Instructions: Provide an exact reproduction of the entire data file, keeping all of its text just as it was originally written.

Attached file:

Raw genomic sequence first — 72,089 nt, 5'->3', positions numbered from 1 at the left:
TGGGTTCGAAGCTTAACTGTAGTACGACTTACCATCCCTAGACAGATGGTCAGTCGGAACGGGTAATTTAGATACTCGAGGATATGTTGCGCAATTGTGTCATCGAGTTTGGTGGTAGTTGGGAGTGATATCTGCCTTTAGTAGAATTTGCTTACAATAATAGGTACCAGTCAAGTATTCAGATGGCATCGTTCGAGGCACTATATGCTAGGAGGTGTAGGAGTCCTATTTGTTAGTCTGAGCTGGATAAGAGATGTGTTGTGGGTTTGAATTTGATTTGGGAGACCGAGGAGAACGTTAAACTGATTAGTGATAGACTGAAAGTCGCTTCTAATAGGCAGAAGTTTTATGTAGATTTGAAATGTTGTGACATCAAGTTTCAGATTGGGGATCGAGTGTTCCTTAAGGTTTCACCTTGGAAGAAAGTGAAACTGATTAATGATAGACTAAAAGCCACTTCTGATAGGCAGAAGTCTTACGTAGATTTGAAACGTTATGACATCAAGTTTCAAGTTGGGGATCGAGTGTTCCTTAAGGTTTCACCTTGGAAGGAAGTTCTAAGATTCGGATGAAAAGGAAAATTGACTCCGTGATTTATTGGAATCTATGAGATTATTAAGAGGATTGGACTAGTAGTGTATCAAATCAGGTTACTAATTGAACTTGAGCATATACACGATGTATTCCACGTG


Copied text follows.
Raw genomic sequence first — 72,089 nt, 5'->3', positions numbered from 1 at the left:
TGGGTTCGAAGCTTAACTGTAGTACGACTTACCATCCCTAGACAGATGGTCAGTCGGAACGGGTAATTTAGATACTCGAGGATATGTTGCGCAATTGTGTCATCGAGTTTGGTGGTAGTTGGGAGTGATATCTGCCTTTAGTAGAATTTGCTTACAATAATAGGTACCAGTCAAGTATTCAGATGGCATCGTTCGAGGCACTATATGCTAGGAGGTGTAGGAGTCCTATTTGTTAGTCTGAGCTGGATAAGAGATGTGTTGTGGGTTTGAATTTGATTTGGGAGACCGAGGAGAACGTTAAACTGATTAGTGATAGACTGAAAGTCGCTTCTAATAGGCAGAAGTTTTATGTAGATTTGAAATGTTGTGACATCAAGTTTCAGATTGGGGATCGAGTGTTCCTTAAGGTTTCACCTTGGAAGAAAGTGAAACTGATTAATGATAGACTAAAAGCCACTTCTGATAGGCAGAAGTCTTACGTAGATTTGAAACGTTATGACATCAAGTTTCAAGTTGGGGATCGAGTGTTCCTTAAGGTTTCACCTTGGAAGGAAGTTCTAAGATTCGGATGAAAAGGAAAATTGACTCCGTGATTTATTGGAATCTATGAGATTATTAAGAGGATTGGACTAGTAGTGTATCAAATCAGGTTACTAATTGAACTTGAGCATATACACGATGTATTCCACGTG